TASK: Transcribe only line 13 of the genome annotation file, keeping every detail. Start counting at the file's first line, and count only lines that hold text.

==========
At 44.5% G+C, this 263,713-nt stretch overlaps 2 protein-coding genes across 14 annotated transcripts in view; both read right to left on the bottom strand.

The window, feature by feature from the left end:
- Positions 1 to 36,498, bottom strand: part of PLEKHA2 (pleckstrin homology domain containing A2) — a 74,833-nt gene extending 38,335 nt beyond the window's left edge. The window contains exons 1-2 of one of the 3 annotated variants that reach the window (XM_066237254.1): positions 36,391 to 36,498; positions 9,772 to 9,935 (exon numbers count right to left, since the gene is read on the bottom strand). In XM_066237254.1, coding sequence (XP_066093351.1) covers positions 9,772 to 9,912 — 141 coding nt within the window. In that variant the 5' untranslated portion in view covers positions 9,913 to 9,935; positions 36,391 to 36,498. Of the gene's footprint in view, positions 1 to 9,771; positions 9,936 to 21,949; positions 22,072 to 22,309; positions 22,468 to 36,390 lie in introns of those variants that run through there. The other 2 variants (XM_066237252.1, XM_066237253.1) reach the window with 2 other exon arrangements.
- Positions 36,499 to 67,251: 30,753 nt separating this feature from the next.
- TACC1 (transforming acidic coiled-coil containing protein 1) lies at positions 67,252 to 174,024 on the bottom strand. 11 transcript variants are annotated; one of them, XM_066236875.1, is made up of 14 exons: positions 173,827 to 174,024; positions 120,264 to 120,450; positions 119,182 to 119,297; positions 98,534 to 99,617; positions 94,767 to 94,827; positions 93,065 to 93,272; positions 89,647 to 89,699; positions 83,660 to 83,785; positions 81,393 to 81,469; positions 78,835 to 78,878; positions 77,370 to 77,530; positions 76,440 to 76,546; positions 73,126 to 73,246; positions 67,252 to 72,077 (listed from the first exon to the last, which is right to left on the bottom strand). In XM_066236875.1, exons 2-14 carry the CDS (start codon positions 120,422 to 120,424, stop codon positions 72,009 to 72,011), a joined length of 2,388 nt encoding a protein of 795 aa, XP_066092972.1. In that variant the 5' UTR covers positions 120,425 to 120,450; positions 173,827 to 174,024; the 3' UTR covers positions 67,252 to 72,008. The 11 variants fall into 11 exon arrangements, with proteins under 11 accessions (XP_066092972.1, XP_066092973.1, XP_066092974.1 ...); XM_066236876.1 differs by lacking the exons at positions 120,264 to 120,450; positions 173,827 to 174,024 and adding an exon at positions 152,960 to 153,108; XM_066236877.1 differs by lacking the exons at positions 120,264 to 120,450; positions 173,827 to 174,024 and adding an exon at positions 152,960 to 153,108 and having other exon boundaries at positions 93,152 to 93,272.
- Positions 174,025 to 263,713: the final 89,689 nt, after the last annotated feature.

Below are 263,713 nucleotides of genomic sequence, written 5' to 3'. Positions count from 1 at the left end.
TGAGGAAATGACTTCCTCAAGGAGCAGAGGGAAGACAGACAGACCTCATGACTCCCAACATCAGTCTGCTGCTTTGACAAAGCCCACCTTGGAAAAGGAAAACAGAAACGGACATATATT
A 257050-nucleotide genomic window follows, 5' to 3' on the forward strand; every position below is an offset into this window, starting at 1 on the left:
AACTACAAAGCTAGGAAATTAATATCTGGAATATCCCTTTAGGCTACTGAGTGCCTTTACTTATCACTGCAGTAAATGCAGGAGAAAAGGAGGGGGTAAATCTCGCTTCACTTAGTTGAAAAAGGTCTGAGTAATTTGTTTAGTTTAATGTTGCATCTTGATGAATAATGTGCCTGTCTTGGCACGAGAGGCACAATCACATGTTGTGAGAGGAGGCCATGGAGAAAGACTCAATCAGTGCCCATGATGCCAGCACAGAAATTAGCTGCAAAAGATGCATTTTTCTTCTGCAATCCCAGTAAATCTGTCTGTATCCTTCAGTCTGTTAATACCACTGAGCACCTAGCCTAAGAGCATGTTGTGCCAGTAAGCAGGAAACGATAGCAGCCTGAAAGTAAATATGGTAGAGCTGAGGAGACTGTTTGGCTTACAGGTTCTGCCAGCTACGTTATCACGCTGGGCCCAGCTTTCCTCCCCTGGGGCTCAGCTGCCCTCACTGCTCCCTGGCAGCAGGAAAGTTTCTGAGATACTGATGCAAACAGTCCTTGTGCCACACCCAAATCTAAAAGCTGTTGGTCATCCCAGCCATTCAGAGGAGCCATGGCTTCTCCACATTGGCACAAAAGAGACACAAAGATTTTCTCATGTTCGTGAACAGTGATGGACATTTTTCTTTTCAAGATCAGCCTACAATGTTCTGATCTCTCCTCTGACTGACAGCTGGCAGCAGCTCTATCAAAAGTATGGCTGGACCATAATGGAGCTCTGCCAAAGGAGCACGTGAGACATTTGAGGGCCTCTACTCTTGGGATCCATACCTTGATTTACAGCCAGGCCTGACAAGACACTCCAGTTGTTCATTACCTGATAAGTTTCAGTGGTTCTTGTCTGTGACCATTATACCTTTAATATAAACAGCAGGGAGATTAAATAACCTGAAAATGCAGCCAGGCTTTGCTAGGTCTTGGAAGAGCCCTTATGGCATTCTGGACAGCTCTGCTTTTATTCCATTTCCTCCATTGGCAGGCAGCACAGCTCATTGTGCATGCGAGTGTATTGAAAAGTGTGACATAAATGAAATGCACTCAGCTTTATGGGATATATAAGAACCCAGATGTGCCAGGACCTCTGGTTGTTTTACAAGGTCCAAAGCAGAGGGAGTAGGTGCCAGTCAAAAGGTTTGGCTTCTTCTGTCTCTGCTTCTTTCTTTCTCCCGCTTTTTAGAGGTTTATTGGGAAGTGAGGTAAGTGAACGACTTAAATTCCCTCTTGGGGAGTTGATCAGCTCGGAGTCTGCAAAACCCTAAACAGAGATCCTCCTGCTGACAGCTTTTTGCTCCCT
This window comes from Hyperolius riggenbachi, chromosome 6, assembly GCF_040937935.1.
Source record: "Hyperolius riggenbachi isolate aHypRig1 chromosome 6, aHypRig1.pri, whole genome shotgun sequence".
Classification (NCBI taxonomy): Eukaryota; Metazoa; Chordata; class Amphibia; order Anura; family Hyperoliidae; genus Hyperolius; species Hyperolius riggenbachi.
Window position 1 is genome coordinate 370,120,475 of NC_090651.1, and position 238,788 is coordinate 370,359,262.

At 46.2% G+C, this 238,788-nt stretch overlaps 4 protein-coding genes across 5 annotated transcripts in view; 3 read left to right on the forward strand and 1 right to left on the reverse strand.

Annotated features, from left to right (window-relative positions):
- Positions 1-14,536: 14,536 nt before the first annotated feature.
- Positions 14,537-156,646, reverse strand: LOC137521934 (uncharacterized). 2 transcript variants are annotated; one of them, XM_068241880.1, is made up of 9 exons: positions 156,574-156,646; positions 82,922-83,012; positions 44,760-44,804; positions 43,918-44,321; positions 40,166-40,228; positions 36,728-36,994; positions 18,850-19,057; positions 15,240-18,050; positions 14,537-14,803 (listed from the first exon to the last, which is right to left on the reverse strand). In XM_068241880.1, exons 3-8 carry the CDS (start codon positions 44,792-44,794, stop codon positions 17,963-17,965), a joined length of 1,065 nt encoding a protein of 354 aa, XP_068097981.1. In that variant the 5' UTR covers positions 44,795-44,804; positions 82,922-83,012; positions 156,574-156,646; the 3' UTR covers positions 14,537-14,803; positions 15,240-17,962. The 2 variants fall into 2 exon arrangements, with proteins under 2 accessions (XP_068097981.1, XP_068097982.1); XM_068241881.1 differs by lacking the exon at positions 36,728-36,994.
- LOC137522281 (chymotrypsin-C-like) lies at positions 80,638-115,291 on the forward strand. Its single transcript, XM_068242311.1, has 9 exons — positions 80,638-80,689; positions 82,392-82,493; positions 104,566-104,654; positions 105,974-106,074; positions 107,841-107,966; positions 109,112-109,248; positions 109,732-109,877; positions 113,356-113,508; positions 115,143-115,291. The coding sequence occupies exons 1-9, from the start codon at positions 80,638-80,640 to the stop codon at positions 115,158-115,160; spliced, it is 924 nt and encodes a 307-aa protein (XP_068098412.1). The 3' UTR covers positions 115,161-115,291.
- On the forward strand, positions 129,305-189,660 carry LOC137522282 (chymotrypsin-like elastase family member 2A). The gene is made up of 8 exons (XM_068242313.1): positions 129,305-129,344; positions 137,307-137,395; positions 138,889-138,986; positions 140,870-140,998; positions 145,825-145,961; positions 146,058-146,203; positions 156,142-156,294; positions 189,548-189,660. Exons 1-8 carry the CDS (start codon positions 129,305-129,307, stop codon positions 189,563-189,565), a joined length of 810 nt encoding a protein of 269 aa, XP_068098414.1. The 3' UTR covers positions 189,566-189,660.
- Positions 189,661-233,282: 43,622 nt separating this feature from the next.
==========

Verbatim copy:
Classification (NCBI taxonomy): Eukaryota; Metazoa; Chordata; class Amphibia; order Anura; family Hyperoliidae; genus Hyperolius; species Hyperolius riggenbachi.